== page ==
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June 20, 2013

Passenger Safety – how NOT to do it!

Looking at the article by Mel Holley in Routeone’s magazine on page 12, dated 6 June 2013. It tells of a story of a coach operator taking a trip to Alton Towers from Scotland in March 2010.

Unfortunately the coach was travelling in snowy, icy weather and the vehicle collided with a bridge on the A73 near Biggar, Lanarkshire, and fell into the river, resulting in the loss of life of a student, Natasha Paton.

However, while Sheriff Nikola Stewart said the standard of driving was the cause of the accident, she concluded that the fatality would probably have been avoided if Miss Paton had worn her seat belt.

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An inquiry had heard that all 49 seats were fitted with lap belts and teachers had checked that pupils were wearing them before the coach set off. A second check was carried out once the journey was under way.

At the point of impact at least 9 students were not wearing their seat belts, four of them were sat next to Miss Paton who died. Miss Paton was ejected from her seat in the collision, thrown out of the window which smashed, offering no resistance to her passage as the coach fell sideways through the descent from the bridge. Miss Paton died from drowning as a result of becoming pinned underneath the bus after she was thrown out of a window by the force of the collision.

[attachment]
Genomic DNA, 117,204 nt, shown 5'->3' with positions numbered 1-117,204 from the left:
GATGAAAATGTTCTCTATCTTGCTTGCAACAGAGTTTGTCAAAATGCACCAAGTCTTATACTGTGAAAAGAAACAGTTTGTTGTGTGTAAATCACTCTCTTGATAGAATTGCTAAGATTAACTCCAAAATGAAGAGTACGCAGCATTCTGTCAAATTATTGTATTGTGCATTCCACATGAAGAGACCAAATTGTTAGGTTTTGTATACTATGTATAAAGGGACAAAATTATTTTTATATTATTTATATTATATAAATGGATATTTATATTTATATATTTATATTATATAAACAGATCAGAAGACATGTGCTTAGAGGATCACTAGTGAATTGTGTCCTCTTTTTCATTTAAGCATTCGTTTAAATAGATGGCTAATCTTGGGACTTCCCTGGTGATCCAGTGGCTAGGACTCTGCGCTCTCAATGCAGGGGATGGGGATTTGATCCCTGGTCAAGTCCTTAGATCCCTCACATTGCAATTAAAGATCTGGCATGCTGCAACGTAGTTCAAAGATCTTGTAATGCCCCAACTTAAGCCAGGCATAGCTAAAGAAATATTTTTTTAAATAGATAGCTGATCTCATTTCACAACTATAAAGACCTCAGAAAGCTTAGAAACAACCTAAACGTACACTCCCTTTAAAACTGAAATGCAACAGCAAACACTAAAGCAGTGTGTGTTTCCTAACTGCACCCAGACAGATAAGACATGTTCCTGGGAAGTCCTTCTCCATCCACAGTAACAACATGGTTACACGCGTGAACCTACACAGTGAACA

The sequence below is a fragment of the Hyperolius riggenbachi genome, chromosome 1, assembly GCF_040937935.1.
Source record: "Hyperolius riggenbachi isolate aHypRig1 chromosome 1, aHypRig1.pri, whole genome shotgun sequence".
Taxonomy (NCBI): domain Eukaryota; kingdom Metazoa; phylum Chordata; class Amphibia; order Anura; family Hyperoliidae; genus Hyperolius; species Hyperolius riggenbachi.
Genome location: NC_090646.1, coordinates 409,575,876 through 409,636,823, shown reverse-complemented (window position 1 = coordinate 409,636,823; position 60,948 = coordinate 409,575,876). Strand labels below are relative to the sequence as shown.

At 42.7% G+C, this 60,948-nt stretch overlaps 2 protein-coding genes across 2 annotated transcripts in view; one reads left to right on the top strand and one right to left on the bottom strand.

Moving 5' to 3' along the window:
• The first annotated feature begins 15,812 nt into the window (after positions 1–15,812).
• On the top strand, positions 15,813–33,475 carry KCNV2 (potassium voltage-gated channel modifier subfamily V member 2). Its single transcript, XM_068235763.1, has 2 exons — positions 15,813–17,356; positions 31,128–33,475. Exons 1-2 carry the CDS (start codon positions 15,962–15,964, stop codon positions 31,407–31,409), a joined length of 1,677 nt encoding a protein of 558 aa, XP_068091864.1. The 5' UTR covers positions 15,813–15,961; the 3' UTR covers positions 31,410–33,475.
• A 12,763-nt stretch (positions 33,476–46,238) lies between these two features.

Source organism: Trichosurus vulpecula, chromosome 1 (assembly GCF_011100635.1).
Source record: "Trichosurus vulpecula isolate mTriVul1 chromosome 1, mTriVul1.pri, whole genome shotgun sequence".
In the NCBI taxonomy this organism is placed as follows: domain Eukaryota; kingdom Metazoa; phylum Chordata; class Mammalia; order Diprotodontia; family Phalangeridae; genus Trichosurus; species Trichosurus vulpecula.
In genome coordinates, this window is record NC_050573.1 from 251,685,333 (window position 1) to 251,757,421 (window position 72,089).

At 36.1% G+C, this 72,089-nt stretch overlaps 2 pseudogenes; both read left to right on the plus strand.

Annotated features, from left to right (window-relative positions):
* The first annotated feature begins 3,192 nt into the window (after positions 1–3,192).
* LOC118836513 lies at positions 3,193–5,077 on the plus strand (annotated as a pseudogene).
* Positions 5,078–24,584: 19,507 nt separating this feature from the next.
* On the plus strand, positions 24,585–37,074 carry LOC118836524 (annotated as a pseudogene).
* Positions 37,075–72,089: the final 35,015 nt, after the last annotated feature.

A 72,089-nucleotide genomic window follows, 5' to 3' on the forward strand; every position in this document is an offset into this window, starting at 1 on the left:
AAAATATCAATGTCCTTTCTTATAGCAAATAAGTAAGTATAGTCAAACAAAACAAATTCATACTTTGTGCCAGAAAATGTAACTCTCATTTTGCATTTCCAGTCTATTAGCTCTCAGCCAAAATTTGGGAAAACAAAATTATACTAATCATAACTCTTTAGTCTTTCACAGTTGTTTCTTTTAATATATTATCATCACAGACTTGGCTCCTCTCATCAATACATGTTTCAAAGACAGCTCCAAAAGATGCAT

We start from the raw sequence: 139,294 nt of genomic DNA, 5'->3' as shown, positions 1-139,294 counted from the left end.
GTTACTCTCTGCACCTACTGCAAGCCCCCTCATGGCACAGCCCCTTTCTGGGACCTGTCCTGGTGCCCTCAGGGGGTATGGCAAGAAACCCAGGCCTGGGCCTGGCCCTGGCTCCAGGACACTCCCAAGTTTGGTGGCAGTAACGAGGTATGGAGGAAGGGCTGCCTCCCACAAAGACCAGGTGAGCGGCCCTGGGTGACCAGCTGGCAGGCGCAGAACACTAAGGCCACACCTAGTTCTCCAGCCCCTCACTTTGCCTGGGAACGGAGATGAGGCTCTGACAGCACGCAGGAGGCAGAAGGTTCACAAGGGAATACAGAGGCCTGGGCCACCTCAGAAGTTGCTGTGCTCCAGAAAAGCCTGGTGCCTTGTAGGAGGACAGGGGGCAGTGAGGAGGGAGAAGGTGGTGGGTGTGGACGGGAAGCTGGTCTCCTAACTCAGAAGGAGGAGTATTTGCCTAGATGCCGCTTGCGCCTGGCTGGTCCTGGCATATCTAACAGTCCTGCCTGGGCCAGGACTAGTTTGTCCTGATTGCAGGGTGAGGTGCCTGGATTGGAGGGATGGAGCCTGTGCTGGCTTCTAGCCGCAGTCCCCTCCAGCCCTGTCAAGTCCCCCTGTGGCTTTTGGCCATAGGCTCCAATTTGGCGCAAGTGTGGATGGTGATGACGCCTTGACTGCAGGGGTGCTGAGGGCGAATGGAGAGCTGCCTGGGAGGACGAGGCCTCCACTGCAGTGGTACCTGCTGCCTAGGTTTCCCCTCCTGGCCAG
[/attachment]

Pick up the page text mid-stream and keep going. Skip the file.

The Sheriff concluded that ‘the wearing of a seat belt by herself and others seated near to her may have prevented Miss Paton’s death.’

This article stresses the importance of wearing a seat belt. The vehicles are fitted with seat belts for a reason – they save lives. On a coach journey where speeds can rise to 62mph in a coach, seat belts can be vital. In the example of this story, the vehicle was only travelling at 25mph, but was in extreme road conditions. In any condition, seat belts must be worn.

The operator will take responsibility by placing the rule in their terms and conditions. They will add signs on the vehicles, they will train their drivers to make safety announcements stressing the importance of seat belts. Group organisers and teachers will check seat belts are being worn. Drivers will check before they set off. But, surely the ultimate final responsibility is with the passengers themselves, no matter what age the students are?

The importance of parents training their children from an early age to travel safer is under valued in our opinion. When carrying students, drivers and organisers can do everything they can do, but teenagers should show some maturity and follow the rules.

You never can be too safe.
If you are taking a school trip in the near future. Buckle up. Clunk click – every trip.

Best Regards,

Philip Hitchen

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